Do Doctors have an Obligation to Bill their Patients for Co-Payments?

Ask an Advisor – Query

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I have read about pro-bono care on the ME-P. But, as doctors, are we required to bill our patients their co-pay amount by law, or can it be written off at our discretion? In other words, if we decide not to bill them, will we be penalized by Medicare.

Conclusion

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End of Year Tax Giving Tips for Charitable Giving

On IRS published IR-2011-18

By Children’s Home Society of Florida Foundation

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On December 14, 2011, the IRS published IR-2011-18 and suggested a number of tax tips for end-of-year charitable giving. These included several specific recommendations.

1. IRA Rollover – For individuals age 70½ and older who are IRA owners, they may have their IRA custodian make a direct transfer to qualified charities of up to $100,000. These direct transfers may fulfill part or all of the required minimum distribution for this year.

2. Clothing and Household Goods – Deductions for gifts of clothing and household goods are permitted if they are in “good used condition or better.” A gift item that has a value over $500 may be of a different quality, provided that there is an appraisal.

3. Gifts of Money – All gifts of money must be documented through a bank record or receipt. The gift should show the date, amount of the gift and the name of the charitable organization. Bank records may include a cancelled check, a bank statement or a credit card statement. Gifts may also be made through payroll deductions. In this case, the taxpayer should retain a pay stub, Form W-2 or a pledge card that shows the amount, the date of the gift and the name of the charity. If the gift is $250 or more, a contemporaneous written acknowledgement from the charity is required. This receipt must be in the taxpayer’s possession on the date of filing his or her tax return.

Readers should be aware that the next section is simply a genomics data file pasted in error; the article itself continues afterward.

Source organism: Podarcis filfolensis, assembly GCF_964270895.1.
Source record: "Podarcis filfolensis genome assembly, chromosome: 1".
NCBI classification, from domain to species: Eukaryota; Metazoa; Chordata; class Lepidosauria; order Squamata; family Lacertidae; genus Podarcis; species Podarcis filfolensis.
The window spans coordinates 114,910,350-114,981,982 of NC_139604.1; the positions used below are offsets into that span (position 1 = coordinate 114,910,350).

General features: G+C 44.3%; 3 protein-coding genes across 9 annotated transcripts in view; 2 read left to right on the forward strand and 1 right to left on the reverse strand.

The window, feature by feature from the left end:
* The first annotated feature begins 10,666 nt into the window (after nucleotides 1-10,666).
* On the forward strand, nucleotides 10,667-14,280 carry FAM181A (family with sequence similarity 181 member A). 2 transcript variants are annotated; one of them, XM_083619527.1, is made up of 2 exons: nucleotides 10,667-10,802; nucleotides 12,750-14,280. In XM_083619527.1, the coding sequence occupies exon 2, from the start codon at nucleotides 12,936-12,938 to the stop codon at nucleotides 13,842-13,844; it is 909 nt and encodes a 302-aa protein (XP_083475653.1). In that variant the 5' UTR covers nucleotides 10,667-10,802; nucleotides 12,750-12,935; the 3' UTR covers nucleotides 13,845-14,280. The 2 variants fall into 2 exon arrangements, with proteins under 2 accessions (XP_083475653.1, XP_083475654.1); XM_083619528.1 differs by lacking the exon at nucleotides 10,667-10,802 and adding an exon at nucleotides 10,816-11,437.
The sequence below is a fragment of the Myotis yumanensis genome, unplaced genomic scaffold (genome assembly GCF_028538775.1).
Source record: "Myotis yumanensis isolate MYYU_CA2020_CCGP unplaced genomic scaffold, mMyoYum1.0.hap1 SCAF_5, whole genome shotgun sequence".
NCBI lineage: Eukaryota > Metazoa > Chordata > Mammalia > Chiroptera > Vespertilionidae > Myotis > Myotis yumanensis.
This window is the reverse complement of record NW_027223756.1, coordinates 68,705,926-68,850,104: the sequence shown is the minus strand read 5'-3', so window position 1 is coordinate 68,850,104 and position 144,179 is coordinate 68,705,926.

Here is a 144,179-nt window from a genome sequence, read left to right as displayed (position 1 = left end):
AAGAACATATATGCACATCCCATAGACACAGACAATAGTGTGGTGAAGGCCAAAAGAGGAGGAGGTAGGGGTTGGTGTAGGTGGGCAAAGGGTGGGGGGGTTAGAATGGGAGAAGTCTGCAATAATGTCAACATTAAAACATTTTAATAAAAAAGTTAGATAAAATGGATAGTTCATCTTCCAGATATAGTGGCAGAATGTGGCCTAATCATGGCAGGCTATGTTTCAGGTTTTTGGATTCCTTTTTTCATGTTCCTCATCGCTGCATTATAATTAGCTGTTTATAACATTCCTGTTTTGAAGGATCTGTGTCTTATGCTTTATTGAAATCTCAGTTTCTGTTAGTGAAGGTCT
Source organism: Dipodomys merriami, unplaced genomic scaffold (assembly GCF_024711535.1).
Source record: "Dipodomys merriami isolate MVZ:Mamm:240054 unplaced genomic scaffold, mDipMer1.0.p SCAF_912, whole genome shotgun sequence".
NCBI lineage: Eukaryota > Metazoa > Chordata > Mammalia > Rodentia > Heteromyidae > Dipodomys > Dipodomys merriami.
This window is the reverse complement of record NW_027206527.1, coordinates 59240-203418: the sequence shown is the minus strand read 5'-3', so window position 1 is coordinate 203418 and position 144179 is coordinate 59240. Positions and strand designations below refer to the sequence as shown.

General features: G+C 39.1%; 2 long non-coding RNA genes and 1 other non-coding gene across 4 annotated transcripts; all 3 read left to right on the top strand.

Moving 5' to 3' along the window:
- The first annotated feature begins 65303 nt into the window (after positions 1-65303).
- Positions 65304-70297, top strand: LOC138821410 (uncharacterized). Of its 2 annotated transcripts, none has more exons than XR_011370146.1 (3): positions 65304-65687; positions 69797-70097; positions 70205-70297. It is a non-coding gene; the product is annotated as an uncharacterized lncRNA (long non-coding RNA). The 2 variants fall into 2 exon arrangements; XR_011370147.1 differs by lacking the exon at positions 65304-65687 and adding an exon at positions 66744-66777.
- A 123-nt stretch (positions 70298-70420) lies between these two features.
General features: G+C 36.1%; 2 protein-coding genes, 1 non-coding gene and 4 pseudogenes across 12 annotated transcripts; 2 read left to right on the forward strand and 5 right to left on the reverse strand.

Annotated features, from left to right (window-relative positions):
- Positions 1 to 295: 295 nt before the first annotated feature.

4. Timing – A contribution is deductible in the year when it is given. Credit card contributions may be made through December 31st, 2011. Similarly, checks that are sent through U.S. mail by December 31 are deductible if they clear in the normal course.

5. Charities – Deductions are only permitted for gifts to qualified charities. IRS Publication 78 is available on http://www.irs.gov and lists the qualified charitable organizations.

6. Itemized Deductions – Individuals who wish to claim their charitable gifts will need to itemize deductions on Schedule A of Form 1040. Normally, a taxpayer will itemize only if his or her charitable gifts, state and local taxes, mortgage interest and other deductions are larger than the standard deduction.

7. Clothing and Household Item Receipts – The taxpayer should obtain a receipt from the charity. It must list the name of the charity, the date of the gift and a reasonably-detailed description of the gift items.

8. Boat, RV or Car – The gift is usually limited to the gross proceeds from sale if the vehicle is valued at over $500. The charity will send IRS Form 1098-C to the taxpayer and this should be attached to Form 1040.

Conclusion

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